Eribulin amplifies survival in pretreated metastatic breast cancer patients

July 13, 2010

If approved, oncologists will have a new therapeutic option with proven benefits, acceptable toxicity, said EMBRACE trial leader.

ABSTRACT: If approved, oncologists will have a new therapeutic option with proven benefits, acceptable toxicity, said EMBRACE trial leader.

There is new hope for women with locally recurrent or metastatic breast cancer who fail conventional therapies. In the phase III EMBRACE study, eribulin mesylate (E7389) improved overall median survival by 23%, compared with conventional treatment.

"There previously was no accepted single treatment of women with heavily pretreated metastatic breast cancer and no prior studies showing a survival benefit," said lead investigator Christopher Twelves, MD, professor of clinical pharmacology and oncology, and head of the Clinical Cancer Research Groups at the University of Leeds & St. James's Institute of Oncology in the UK. Now, "if or when approved, practicing oncologists will have a therapeutic option with proven benefit and acceptable toxicity to offer these women for whom there were previously no options," he added.


©ASCO/Todd Buchanan 2010 "If approved, practicing oncologists will have a new therapeutic option with proven benefit and acceptable toxicity." - CHRISTOPHER TWELVES, MD

TABLE 1 EMBRACE trial Rx arms Arm I: Eribulin at 1.4 mg/m

2

over 2-5 minutes by IV on days 1 and 8 of a 21-day cycle in 508 patients

Arm II: Treatment of physician's choice (TPC) in 254 patients

The FDA recently granted eribulin (see Fact box) priority review for the treatment of women with locally advanced or metastatic breast cancer who have been previously treated with two different types of chemotherapy drugs. The FDA review will be based on the results of the global trial, which randomized 762 patients with advanced breast cancer to two treatment arms (see Table 1).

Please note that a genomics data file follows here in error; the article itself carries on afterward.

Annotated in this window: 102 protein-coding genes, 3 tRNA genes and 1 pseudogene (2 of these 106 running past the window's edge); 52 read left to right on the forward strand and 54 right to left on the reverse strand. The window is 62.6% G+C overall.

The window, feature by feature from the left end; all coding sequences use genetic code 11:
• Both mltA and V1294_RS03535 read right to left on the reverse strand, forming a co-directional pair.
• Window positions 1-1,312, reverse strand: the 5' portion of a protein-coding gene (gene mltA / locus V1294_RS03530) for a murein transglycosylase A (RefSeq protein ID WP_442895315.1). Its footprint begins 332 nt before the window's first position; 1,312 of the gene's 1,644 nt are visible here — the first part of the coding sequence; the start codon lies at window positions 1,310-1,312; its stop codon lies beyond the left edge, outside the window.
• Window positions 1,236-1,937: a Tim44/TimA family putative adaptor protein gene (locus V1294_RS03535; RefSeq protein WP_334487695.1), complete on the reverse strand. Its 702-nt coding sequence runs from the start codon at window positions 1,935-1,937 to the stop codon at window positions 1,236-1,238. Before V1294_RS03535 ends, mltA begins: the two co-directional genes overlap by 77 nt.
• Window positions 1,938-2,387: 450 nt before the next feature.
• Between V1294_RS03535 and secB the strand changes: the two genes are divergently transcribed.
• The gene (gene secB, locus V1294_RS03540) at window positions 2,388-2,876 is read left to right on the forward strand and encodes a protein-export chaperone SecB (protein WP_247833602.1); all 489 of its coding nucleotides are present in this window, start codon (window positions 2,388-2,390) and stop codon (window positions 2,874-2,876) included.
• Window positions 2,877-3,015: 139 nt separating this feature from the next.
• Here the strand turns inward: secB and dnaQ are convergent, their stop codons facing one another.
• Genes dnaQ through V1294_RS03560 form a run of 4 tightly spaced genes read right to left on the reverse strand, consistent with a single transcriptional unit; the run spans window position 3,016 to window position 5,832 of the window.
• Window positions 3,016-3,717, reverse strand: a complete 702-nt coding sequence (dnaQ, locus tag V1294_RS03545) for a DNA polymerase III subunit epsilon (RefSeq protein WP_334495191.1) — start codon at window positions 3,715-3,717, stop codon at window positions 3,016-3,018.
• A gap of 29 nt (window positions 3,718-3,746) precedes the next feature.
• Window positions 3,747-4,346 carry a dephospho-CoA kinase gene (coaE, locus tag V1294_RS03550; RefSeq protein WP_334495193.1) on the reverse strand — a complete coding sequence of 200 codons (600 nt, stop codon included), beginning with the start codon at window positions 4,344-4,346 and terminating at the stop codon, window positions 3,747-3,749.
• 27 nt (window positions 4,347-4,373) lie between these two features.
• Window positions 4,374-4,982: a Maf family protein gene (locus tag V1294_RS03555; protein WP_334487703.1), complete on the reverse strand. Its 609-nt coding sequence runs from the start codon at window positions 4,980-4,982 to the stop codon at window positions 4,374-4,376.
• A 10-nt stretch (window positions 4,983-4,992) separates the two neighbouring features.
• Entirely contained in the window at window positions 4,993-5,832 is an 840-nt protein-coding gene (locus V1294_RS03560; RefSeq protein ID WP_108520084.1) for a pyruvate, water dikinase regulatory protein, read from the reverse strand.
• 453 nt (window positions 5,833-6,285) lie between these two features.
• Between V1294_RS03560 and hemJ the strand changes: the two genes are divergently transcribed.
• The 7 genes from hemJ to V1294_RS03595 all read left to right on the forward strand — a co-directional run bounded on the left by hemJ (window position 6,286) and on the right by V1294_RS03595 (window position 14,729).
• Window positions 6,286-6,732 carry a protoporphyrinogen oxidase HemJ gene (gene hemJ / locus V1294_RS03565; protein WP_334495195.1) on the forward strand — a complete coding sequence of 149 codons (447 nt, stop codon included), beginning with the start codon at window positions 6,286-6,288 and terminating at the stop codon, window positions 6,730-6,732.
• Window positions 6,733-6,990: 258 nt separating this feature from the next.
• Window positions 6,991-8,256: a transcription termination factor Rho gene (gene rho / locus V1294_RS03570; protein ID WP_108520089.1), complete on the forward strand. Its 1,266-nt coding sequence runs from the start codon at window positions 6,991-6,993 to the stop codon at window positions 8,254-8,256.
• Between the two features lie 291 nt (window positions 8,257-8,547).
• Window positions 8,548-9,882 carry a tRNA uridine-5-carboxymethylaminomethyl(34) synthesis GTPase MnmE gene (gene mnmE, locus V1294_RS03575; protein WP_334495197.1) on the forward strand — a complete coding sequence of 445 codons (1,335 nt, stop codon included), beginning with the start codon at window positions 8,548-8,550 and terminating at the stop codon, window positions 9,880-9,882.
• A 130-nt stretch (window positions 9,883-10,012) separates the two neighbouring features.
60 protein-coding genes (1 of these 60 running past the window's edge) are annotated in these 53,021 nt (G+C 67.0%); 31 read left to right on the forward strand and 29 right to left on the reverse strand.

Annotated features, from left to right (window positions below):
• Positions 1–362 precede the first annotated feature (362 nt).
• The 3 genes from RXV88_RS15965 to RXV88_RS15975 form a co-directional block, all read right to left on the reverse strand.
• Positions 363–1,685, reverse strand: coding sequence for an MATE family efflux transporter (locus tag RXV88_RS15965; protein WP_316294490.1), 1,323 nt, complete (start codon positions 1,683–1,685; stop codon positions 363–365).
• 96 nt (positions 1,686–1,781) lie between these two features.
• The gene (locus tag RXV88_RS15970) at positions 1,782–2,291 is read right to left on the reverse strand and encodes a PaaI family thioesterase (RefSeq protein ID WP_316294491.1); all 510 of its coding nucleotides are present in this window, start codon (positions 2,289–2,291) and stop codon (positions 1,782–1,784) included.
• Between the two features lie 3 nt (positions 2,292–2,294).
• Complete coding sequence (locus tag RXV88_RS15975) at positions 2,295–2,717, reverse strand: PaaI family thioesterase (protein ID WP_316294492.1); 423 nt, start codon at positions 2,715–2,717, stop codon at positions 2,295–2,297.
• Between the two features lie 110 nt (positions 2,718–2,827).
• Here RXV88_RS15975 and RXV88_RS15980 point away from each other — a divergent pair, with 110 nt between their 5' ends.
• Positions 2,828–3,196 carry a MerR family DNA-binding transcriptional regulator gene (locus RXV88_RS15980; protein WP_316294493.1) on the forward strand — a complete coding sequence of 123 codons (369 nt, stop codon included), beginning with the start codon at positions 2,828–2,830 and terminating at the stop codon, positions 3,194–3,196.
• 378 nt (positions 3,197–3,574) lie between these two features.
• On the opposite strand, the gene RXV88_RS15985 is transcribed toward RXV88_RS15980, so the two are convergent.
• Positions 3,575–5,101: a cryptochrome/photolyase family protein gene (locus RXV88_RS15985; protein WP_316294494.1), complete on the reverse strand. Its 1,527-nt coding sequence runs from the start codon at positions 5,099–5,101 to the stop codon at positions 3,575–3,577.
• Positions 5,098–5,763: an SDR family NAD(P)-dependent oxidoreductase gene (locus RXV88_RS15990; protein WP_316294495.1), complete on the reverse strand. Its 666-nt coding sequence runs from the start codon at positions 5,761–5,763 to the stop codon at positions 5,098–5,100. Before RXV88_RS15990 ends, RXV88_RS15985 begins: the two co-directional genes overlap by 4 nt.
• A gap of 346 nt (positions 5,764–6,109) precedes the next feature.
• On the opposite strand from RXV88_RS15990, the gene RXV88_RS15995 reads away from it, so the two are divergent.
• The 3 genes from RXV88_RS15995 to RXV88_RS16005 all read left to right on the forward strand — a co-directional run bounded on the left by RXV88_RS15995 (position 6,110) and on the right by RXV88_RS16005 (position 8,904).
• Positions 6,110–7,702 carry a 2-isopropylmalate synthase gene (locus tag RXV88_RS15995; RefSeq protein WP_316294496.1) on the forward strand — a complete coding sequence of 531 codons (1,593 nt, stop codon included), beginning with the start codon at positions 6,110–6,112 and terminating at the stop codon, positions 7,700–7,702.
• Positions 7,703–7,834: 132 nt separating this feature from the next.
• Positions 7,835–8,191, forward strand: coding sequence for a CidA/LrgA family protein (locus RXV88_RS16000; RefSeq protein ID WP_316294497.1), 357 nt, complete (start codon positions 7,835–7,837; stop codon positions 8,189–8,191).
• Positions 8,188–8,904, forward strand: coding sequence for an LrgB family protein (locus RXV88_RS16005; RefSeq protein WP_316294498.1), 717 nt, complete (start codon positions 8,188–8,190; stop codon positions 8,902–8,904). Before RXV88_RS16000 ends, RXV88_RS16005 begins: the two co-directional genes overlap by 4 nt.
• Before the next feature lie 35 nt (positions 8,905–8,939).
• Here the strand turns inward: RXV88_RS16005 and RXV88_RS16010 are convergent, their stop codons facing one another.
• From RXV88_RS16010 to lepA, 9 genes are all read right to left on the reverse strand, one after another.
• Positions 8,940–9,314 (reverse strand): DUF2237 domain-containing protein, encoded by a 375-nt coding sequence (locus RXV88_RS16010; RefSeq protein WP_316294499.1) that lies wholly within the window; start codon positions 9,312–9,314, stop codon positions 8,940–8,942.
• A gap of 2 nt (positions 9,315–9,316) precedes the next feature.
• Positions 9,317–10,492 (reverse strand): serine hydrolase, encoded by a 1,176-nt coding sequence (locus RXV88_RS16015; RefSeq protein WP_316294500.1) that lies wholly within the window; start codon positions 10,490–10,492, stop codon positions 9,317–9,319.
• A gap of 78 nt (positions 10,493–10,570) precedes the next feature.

Study looks at eribulin combo and dosing

A phase I dosing study sought to establish the maximum tolerated dose (MTD) for eribulin in combination with carboplatin. Patients with advanced solid tumors whose prior standard therapy failed were enrolled. The investigators studied three different combinations and found that eribulin mesylate at 1.1 mg/m2 plus carboplatin (AUC 6) offered the MTD with dose-limiting toxicities of febrile neutropenia and/or neutropenia. An extension arm with this combination is currently enrolling patients with chemotherapy-naive, advanced non-small-cell lung cancer (ASCO 2010 abstract 2589).

Patients receiving treatment of physician's choice (TPC) were allowed to receive any single-agent chemotherapy, hormonal therapy, or biologic therapy approved for the treatment of cancer or supportive care only. The majority of these patients (96%) received chemotherapy including vinorelbine (Navelbine), gemcitabine (Gemzar), capecitabine (Xeloda), taxanes, anthracyclines, or other chemotherapy drugs. The remainder received hormonal therapy. No patients received biologic agents or best supportive care only (ASCO 2010 abstract CRA1004; Clin Breast Cancer 10:160-163, 2010).